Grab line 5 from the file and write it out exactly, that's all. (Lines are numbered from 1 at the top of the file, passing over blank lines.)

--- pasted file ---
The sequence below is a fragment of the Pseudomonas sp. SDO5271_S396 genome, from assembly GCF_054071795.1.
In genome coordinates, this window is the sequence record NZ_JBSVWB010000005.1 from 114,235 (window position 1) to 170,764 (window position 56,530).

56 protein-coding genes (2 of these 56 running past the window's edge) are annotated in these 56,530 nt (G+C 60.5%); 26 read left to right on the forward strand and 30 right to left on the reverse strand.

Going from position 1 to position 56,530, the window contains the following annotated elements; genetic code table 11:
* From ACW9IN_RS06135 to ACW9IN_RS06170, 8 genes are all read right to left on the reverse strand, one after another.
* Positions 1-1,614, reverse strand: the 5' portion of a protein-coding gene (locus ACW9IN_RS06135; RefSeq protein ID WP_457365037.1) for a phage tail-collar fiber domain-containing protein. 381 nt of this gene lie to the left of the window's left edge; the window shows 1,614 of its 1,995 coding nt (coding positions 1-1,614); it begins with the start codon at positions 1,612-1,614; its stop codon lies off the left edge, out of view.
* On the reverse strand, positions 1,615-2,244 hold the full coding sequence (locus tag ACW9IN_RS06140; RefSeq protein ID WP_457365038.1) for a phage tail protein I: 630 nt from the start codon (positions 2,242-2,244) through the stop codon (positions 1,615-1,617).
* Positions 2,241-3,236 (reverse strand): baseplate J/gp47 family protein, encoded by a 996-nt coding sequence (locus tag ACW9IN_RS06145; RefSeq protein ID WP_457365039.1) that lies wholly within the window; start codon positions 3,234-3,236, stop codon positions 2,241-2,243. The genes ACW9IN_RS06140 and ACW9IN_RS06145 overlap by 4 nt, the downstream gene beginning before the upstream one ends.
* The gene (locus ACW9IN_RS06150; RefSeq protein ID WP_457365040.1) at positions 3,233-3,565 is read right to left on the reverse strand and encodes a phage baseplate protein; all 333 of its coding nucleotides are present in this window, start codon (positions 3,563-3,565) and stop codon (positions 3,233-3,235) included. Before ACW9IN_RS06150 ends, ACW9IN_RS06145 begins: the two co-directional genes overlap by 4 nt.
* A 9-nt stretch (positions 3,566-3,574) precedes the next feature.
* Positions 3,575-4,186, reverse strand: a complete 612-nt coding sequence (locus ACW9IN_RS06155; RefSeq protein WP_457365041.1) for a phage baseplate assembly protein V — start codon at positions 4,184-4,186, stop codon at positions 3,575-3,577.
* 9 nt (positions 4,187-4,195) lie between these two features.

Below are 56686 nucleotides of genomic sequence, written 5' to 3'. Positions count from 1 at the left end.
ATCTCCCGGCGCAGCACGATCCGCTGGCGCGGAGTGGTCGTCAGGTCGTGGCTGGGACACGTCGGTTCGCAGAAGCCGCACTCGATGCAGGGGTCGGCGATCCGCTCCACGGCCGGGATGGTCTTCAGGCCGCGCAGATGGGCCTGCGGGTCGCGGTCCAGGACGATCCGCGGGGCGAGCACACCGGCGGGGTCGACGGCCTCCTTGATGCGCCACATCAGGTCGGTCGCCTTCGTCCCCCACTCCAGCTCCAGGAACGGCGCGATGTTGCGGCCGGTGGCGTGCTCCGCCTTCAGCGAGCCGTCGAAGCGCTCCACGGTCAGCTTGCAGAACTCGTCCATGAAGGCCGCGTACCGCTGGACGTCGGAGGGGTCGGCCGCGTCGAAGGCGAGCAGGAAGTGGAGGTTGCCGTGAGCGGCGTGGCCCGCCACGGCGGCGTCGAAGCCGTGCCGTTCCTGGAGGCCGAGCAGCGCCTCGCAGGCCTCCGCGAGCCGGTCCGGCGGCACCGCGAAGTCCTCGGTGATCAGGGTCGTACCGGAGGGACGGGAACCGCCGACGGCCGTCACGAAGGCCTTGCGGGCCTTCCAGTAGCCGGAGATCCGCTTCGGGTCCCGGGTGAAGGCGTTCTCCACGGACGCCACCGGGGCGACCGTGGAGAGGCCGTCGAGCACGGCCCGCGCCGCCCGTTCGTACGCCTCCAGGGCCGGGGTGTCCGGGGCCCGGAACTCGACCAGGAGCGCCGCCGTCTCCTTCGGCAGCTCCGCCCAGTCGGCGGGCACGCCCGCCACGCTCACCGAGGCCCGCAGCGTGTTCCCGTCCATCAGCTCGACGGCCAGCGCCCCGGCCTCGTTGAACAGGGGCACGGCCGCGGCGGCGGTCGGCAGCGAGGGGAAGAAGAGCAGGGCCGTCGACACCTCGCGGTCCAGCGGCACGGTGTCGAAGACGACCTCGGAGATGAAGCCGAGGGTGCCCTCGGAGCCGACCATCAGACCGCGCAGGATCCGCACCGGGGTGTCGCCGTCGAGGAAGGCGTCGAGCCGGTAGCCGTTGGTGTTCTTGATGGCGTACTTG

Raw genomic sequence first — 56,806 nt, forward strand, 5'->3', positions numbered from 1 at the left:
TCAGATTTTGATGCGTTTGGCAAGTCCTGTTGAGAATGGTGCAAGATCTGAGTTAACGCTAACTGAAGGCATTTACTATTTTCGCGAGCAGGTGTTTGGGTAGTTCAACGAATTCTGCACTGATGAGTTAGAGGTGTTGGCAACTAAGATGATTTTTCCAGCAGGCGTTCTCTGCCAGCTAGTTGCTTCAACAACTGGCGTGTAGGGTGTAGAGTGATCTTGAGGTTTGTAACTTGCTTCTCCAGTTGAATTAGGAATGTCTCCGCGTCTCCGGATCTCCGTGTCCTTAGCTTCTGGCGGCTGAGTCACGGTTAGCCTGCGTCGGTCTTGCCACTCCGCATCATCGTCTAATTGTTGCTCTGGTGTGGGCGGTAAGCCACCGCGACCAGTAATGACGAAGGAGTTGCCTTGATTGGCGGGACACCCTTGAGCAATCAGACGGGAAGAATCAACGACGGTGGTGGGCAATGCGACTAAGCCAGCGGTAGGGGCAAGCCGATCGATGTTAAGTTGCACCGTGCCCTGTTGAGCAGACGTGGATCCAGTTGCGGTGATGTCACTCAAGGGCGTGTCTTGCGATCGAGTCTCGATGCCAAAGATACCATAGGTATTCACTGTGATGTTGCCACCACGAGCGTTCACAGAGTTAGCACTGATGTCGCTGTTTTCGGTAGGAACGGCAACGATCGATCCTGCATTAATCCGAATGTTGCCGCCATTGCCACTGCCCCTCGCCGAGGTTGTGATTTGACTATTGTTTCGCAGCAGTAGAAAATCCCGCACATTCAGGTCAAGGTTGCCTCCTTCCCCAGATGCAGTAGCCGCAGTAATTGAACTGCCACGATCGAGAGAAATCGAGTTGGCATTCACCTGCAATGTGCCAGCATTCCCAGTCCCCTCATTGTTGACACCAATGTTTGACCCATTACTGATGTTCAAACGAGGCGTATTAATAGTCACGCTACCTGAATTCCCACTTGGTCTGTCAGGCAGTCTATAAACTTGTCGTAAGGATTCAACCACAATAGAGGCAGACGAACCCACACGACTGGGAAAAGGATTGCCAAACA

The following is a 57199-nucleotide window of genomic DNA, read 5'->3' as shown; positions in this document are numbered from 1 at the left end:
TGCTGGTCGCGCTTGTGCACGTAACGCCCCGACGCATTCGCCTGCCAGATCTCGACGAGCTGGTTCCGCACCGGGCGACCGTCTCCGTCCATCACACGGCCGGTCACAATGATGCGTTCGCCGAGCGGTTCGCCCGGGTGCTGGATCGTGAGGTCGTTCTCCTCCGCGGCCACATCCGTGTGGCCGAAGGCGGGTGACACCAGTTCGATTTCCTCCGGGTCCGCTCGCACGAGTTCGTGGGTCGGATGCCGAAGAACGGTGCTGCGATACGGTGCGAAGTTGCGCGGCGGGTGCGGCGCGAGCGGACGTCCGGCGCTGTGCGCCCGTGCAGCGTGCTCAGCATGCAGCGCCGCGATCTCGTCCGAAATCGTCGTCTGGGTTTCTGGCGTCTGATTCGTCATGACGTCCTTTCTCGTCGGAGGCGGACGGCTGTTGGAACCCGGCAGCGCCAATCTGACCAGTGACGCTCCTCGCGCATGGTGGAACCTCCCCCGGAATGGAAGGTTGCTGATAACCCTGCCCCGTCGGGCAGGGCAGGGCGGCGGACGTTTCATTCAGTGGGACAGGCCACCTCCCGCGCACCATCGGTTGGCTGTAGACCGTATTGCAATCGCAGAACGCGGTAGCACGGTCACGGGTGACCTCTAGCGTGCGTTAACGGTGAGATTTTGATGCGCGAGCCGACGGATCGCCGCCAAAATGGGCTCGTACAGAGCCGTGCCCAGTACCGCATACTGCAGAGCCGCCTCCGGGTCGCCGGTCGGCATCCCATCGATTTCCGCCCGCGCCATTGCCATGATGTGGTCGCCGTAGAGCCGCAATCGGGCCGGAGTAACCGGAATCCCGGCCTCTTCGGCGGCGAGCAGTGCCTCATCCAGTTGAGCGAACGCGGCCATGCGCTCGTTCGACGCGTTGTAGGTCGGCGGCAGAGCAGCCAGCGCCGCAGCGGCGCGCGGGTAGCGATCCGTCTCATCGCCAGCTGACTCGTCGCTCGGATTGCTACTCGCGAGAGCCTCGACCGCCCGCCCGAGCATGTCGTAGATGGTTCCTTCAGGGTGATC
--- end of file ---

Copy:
* From ACW9IN_RS06135 to ACW9IN_RS06170, 8 genes are all read right to left on the reverse strand, one after another.